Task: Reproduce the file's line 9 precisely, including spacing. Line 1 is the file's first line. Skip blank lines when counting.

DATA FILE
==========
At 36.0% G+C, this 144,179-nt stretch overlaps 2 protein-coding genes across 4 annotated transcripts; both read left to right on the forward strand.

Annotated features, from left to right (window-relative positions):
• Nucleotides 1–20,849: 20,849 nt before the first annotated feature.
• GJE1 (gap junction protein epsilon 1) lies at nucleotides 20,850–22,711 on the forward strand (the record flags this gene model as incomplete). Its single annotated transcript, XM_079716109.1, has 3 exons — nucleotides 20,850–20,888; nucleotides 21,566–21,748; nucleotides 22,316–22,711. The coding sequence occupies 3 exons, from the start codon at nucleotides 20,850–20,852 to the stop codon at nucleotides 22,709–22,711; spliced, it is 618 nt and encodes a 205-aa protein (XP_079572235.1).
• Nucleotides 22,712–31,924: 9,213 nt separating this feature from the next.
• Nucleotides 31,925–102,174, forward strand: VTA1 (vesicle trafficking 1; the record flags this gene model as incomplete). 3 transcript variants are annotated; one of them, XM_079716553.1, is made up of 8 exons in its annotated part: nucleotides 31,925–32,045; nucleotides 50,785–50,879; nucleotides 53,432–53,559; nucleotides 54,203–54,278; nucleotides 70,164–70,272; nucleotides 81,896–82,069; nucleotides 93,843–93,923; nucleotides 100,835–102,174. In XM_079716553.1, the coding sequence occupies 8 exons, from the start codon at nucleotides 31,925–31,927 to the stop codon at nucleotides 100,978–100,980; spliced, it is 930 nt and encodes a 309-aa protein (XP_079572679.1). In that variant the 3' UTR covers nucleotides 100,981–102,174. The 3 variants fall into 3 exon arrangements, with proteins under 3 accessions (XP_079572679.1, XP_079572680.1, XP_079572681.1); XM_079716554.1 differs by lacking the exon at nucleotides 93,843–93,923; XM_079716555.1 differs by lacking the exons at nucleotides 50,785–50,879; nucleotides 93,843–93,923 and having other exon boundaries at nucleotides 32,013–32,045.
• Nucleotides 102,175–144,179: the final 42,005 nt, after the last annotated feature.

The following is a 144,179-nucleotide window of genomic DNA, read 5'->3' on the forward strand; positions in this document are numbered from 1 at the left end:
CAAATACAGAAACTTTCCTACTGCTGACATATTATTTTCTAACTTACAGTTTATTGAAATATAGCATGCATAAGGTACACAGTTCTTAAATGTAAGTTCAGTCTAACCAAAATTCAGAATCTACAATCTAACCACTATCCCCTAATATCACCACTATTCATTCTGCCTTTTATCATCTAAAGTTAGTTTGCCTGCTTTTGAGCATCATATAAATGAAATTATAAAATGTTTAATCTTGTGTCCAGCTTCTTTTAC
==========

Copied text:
CAAATACAGAAACTTTCCTACTGCTGACATATTATTTTCTAACTTACAGTTTATTGAAATATAGCATGCATAAGGTACACAGTTCTTAAATGTAAGTTCAGTCTAACCAAAATTCAGAATCTACAATCTAACCACTATCCCCTAATATCACCACTATTCATTCTGCCTTTTATCATCTAAAGTTAGTTTGCCTGCTTTTGAGCATCATATAAATGAAATTATAAAATGTTTAATCTTGTGTCCAGCTTCTTTTAC